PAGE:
Instead, the suspected examples of outbreaks of inter-human plague transmitted by human ectoparasites have come solely from nomadic tribesmen in cold climates or those in desert circumstances such as on the steppes of Russia, where herdsmen have been accustomed to wearing thick layers of clothing for protection.

These characteristics of plague transmitted by Pulex irritans do not, moreover, tally well with the epidemiology of the Black Death and its subsequent strikes through the early modern period or with the habits and conditions of its people.

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First, these late medieval and early modern plagues were capable of spreading rapidly from village to village and from one rural region to another even in isolated and sparsely populated mountainous territories such as Snowdonia, the Apennines of Italy, and the cantons of Switzerland.

Such clothing habits in summer time are not seen among Florentines or Romans in the Middle Ages or today. As early as the late thirteenth century, Italians had developed spinning technology to weave light summer cloth for their Mediterranean climates. David Herlihy and John Munro have shown that these new fabrics spread to the peasantry and may well have constituted the first mass- market goods in the west. Thirdly, the spread of plague by Pulex irritans makes certain assumptions about medieval life across social classes—that they were all equally dirty, insanitary, and rarely washed themselves, their bedding or clothing.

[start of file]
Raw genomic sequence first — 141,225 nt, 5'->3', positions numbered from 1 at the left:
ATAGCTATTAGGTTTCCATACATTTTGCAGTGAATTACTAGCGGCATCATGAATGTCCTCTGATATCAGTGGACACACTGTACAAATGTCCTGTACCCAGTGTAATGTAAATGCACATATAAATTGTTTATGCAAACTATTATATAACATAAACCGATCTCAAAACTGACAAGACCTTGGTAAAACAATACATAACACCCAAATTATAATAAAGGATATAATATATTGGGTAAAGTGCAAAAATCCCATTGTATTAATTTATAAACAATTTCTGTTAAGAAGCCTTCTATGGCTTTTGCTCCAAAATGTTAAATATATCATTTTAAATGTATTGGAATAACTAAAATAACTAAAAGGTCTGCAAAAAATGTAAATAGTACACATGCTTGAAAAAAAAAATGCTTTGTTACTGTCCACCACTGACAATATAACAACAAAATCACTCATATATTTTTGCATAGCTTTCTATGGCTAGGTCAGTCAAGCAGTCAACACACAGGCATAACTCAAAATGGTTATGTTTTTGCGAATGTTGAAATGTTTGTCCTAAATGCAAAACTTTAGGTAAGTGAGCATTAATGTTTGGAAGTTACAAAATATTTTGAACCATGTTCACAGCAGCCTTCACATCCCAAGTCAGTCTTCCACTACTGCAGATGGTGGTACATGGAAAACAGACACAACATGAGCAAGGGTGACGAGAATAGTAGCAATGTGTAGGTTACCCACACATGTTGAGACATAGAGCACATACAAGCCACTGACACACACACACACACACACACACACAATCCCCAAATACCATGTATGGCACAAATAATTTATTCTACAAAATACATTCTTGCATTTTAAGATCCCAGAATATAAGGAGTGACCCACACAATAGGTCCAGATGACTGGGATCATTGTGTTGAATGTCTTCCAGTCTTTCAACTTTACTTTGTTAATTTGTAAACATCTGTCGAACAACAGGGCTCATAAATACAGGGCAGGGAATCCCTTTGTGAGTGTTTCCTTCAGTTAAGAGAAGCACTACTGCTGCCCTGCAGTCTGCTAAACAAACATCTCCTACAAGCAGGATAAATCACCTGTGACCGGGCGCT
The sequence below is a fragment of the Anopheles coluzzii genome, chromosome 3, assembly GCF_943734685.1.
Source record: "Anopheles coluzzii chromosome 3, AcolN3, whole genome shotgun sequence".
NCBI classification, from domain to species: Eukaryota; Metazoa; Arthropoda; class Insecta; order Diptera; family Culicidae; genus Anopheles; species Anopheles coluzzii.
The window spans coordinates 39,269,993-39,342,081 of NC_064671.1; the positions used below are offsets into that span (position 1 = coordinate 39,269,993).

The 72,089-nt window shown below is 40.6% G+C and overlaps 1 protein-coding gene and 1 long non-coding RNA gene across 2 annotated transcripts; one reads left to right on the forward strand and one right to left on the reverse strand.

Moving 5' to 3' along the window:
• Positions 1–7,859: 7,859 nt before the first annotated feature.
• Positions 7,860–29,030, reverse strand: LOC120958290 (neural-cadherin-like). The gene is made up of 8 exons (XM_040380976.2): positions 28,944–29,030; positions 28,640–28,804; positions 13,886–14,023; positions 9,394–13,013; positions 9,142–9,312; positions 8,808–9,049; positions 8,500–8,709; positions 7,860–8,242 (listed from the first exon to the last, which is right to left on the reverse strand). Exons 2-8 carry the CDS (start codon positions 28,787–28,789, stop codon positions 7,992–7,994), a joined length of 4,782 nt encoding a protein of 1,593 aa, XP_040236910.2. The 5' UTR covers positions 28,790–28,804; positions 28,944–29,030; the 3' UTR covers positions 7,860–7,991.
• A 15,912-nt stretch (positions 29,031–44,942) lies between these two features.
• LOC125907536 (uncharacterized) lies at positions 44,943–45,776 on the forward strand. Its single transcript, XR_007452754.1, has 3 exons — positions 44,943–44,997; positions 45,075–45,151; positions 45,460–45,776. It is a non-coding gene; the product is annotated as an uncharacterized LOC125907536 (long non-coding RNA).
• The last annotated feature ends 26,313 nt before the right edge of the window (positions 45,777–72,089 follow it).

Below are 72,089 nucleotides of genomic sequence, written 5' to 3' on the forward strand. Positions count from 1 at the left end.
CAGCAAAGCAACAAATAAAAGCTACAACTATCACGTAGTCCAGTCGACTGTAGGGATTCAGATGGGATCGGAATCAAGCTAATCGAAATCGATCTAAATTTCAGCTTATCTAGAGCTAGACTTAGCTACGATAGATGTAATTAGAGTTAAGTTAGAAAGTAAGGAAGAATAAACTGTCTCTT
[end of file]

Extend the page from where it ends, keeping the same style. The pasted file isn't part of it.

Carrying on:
In various places chroniclers even commented that the rich fell to the disease in greater numbers than the poor. Fourthly, from the plague legislation at Pistoia in to the eighteenth century, communities made strenuous efforts to restrict the movement of goods as well as persons by imposing quarantines; governors and health magistrates were particularly suspicious of clothing, bedding, and textiles as prime culprits in the transmission of plague. More than any other articles, these were subjected to careful scrutiny and, by the eighteenth century, even experimentation in the transmission of plague.

Albertus Magnus, for instance, described various characteristics of fleas pulices —their eggs, biting mechanisms, how they drew blood, their leap, and seasonality. He saw them, however, exclusively as an insect that drew blood from animals, not man. Finally, with early industrialization to the late nineteenth century or even later, overcrowding, public hygiene and sanitation worsened, infectious diseases rose in intensity, and life expectancies often dipped dramatically below levels of the late Middle Ages and early modern period.

For instance, Pulex irritans became the principal rat flea in Dakar and St Louis Senegal by the s. The two trends, moreover, may be related. Geneticists and archaeologists such as Mike Prentice, Alan Cooper, Thomas Gilbert, Carsten Pusch, and others have cast doubts on these claims on several fronts—laboratory contamination, misused methods, and the absence of such results in well-preserved plague pits in Britain, Denmark, France, and Italy.